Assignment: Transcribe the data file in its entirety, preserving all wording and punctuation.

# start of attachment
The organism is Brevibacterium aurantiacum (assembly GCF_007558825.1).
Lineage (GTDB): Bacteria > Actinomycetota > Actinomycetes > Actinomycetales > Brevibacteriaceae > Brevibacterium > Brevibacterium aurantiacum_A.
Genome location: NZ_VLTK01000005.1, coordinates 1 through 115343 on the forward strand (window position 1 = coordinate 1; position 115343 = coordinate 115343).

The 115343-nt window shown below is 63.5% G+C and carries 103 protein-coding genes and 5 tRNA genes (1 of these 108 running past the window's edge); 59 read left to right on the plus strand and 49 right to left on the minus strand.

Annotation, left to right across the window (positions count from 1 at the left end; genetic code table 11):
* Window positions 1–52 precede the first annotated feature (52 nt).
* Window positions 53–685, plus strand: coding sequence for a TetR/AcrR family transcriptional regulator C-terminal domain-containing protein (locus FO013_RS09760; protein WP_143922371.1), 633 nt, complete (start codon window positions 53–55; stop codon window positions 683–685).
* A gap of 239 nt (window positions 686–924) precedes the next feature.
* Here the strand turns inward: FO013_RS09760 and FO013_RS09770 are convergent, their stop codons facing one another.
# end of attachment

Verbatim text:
The organism is Brevibacterium aurantiacum (assembly GCF_007558825.1).
Lineage (GTDB): Bacteria > Actinomycetota > Actinomycetes > Actinomycetales > Brevibacteriaceae > Brevibacterium > Brevibacterium aurantiacum_A.
Genome location: NZ_VLTK01000005.1, coordinates 1 through 115343 on the forward strand (window position 1 = coordinate 1; position 115343 = coordinate 115343).

The 115343-nt window shown below is 63.5% G+C and carries 103 protein-coding genes and 5 tRNA genes (1 of these 108 running past the window's edge); 59 read left to right on the plus strand and 49 right to left on the minus strand.

Annotation, left to right across the window (positions count from 1 at the left end; genetic code table 11):
* Window positions 1–52 precede the first annotated feature (52 nt).
* Window positions 53–685, plus strand: coding sequence for a TetR/AcrR family transcriptional regulator C-terminal domain-containing protein (locus FO013_RS09760; protein WP_143922371.1), 633 nt, complete (start codon window positions 53–55; stop codon window positions 683–685).
* A gap of 239 nt (window positions 686–924) precedes the next feature.
* Here the strand turns inward: FO013_RS09760 and FO013_RS09770 are convergent, their stop codons facing one another.